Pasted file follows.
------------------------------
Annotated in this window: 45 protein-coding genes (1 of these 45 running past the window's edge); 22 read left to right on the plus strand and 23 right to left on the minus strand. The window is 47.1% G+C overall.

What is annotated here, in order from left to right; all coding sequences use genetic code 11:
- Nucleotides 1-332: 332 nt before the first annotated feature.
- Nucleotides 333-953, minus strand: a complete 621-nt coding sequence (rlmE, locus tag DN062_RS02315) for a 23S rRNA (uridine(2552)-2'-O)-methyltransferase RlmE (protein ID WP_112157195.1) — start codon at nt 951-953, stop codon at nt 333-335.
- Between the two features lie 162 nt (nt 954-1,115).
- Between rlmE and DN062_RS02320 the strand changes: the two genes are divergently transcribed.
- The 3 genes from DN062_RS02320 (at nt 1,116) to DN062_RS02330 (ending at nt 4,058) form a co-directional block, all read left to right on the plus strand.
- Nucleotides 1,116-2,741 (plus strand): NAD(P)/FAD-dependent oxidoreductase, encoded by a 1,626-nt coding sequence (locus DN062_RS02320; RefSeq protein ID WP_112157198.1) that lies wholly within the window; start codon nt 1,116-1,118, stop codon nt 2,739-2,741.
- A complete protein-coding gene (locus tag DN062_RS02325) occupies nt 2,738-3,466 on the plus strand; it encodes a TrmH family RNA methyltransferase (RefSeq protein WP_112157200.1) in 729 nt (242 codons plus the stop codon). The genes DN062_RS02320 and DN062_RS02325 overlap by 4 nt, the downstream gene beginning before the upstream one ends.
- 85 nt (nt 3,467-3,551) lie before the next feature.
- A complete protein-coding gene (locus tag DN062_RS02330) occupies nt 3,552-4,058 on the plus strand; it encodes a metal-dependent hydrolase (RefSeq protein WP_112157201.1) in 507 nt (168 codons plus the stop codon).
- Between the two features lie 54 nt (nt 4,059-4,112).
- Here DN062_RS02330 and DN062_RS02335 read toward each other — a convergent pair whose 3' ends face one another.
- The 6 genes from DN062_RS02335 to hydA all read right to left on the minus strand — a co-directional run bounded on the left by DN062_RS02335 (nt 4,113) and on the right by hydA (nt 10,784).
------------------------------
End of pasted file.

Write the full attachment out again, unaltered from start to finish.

Annotated in this window: 45 protein-coding genes (1 of these 45 running past the window's edge); 22 read left to right on the plus strand and 23 right to left on the minus strand. The window is 47.1% G+C overall.

What is annotated here, in order from left to right; all coding sequences use genetic code 11:
- Nucleotides 1-332: 332 nt before the first annotated feature.
- Nucleotides 333-953, minus strand: a complete 621-nt coding sequence (rlmE, locus tag DN062_RS02315) for a 23S rRNA (uridine(2552)-2'-O)-methyltransferase RlmE (protein ID WP_112157195.1) — start codon at nt 951-953, stop codon at nt 333-335.
- Between the two features lie 162 nt (nt 954-1,115).
- Between rlmE and DN062_RS02320 the strand changes: the two genes are divergently transcribed.
- The 3 genes from DN062_RS02320 (at nt 1,116) to DN062_RS02330 (ending at nt 4,058) form a co-directional block, all read left to right on the plus strand.
- Nucleotides 1,116-2,741 (plus strand): NAD(P)/FAD-dependent oxidoreductase, encoded by a 1,626-nt coding sequence (locus DN062_RS02320; RefSeq protein ID WP_112157198.1) that lies wholly within the window; start codon nt 1,116-1,118, stop codon nt 2,739-2,741.
- A complete protein-coding gene (locus tag DN062_RS02325) occupies nt 2,738-3,466 on the plus strand; it encodes a TrmH family RNA methyltransferase (RefSeq protein WP_112157200.1) in 729 nt (242 codons plus the stop codon). The genes DN062_RS02320 and DN062_RS02325 overlap by 4 nt, the downstream gene beginning before the upstream one ends.
- 85 nt (nt 3,467-3,551) lie before the next feature.
- A complete protein-coding gene (locus tag DN062_RS02330) occupies nt 3,552-4,058 on the plus strand; it encodes a metal-dependent hydrolase (RefSeq protein WP_112157201.1) in 507 nt (168 codons plus the stop codon).
- Between the two features lie 54 nt (nt 4,059-4,112).
- Here DN062_RS02330 and DN062_RS02335 read toward each other — a convergent pair whose 3' ends face one another.
- The 6 genes from DN062_RS02335 to hydA all read right to left on the minus strand — a co-directional run bounded on the left by DN062_RS02335 (nt 4,113) and on the right by hydA (nt 10,784).